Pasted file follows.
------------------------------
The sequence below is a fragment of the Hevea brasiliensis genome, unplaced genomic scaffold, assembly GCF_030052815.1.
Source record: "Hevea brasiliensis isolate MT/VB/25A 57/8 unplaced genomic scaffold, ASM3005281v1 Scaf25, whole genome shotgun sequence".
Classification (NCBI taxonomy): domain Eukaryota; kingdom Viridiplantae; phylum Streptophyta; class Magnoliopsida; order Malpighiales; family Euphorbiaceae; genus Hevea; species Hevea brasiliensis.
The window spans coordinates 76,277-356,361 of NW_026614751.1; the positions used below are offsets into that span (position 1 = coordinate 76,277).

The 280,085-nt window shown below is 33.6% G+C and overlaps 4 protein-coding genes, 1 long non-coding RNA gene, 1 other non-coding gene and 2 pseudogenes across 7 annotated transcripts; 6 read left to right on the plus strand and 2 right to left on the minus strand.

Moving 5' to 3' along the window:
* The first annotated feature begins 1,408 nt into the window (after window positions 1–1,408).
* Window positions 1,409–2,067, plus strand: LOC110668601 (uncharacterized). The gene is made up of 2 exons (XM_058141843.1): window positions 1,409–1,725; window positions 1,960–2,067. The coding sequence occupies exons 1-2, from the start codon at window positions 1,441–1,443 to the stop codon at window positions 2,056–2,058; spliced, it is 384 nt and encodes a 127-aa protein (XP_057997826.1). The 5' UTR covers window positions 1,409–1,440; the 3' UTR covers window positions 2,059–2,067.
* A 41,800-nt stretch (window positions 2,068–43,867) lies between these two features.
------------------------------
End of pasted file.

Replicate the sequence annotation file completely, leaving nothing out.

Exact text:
The sequence below is a fragment of the Hevea brasiliensis genome, unplaced genomic scaffold, assembly GCF_030052815.1.
Source record: "Hevea brasiliensis isolate MT/VB/25A 57/8 unplaced genomic scaffold, ASM3005281v1 Scaf25, whole genome shotgun sequence".
Classification (NCBI taxonomy): domain Eukaryota; kingdom Viridiplantae; phylum Streptophyta; class Magnoliopsida; order Malpighiales; family Euphorbiaceae; genus Hevea; species Hevea brasiliensis.
The window spans coordinates 76,277-356,361 of NW_026614751.1; the positions used below are offsets into that span (position 1 = coordinate 76,277).

The 280,085-nt window shown below is 33.6% G+C and overlaps 4 protein-coding genes, 1 long non-coding RNA gene, 1 other non-coding gene and 2 pseudogenes across 7 annotated transcripts; 6 read left to right on the plus strand and 2 right to left on the minus strand.

Moving 5' to 3' along the window:
* The first annotated feature begins 1,408 nt into the window (after window positions 1–1,408).
* Window positions 1,409–2,067, plus strand: LOC110668601 (uncharacterized). The gene is made up of 2 exons (XM_058141843.1): window positions 1,409–1,725; window positions 1,960–2,067. The coding sequence occupies exons 1-2, from the start codon at window positions 1,441–1,443 to the stop codon at window positions 2,056–2,058; spliced, it is 384 nt and encodes a 127-aa protein (XP_057997826.1). The 5' UTR covers window positions 1,409–1,440; the 3' UTR covers window positions 2,059–2,067.
* A 41,800-nt stretch (window positions 2,068–43,867) lies between these two features.